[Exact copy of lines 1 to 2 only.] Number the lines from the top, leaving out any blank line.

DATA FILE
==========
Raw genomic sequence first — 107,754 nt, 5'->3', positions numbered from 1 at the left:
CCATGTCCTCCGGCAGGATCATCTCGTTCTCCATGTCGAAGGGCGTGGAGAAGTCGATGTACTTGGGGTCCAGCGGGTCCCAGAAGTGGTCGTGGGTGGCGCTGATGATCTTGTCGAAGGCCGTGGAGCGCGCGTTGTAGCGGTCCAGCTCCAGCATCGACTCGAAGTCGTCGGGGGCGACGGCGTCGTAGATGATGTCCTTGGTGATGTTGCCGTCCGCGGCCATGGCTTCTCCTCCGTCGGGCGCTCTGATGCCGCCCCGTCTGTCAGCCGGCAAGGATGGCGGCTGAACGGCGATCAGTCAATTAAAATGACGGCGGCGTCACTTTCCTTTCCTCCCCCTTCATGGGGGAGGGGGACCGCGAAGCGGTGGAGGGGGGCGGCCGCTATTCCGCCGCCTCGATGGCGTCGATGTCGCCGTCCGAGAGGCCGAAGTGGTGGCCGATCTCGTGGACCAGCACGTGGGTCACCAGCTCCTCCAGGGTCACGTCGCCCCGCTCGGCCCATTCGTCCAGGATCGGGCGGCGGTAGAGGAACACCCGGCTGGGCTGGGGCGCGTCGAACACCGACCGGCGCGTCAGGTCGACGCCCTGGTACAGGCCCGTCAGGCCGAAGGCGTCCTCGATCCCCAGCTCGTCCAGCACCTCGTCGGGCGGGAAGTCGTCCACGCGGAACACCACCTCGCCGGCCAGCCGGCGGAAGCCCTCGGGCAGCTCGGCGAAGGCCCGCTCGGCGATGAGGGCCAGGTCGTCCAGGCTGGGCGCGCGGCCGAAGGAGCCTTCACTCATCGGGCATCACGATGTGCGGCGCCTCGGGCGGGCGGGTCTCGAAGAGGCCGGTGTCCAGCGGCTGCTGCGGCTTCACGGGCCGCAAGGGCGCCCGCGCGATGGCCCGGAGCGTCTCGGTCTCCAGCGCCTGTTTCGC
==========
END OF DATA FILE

Raw genomic sequence first — 107,754 nt, 5'->3', positions numbered from 1 at the left:
CCATGTCCTCCGGCAGGATCATCTCGTTCTCCATGTCGAAGGGCGTGGAGAAGTCGATGTACTTGGGGTCCAGCGGGTCCCAGAAGTGGTCGTGGGTGGCGCTGATGATCTTGTCGAAGGCCGTGGAGCGCGCGTTGTAGCGGTCCAGCTCCAGCATCGACTCGAAGTCGTCGGGGGCGACGGCGTCGTAGATGATGTCCTTGGTGATGTTGCCGTCCGCGGCCATGGCTTCTCCTCCGTCGGGCGCTCTGATGCCGCCCCGTCTGTCAGCCGGCAAGGATGGCGGCTGAACGGCGATCAGTCAATTAAAATGACGGCGGCGTCACTTTCCTTTCCTCCCCCTTCATGGGGGAGGGGGACCGCGAAGCGGTGGAGGGGGGCGGCCGCTATTCCGCCGCCTCGATGGCGTCGATGTCGCCGTCCGAGAGGCCGAAGTGGTGGCCGATCTCGTGGACCAGCACGTGGGTCACCAGCTCCTCCAGGGTCACGTCGCCCCGCTCGGCCCATTCGTCCAGGATCGGGCGGCGGTAGAGGAACACCCGGCTGGGCTGGGGCGCGTCGAACACCGACCGGCGCGTCAGGTCGACGCCCTGGTACAGGCCCGTCAGGCCGAAGGCGTCCTCGATCCCCAGCTCGTCCAGCACCTCGTCGGGCGGGAAGTCGTCCACGCGGAACACCACCTCGCCGGCCAGCCGGCGGAAGCCCTCGGGCAGCTCGGCGAAGGCCCGCTCGGCGATGAGGGCCAGGTCGTCCAGGCTGGGCGCGCGGCCGAAGGAGCCTTCACTCATCGGGCATCACGATGTGCGGCGCCTCGGGCGGGCGGGTCTCGAAGAGGCCGGTGTCCAGCGGCTGCTGCGGCTTCACGGGCCGCAAGGGCGCCCGCGCGATGGCCCGGAGCGTCTCGGTCTCCAGCGCCTGTTTCGC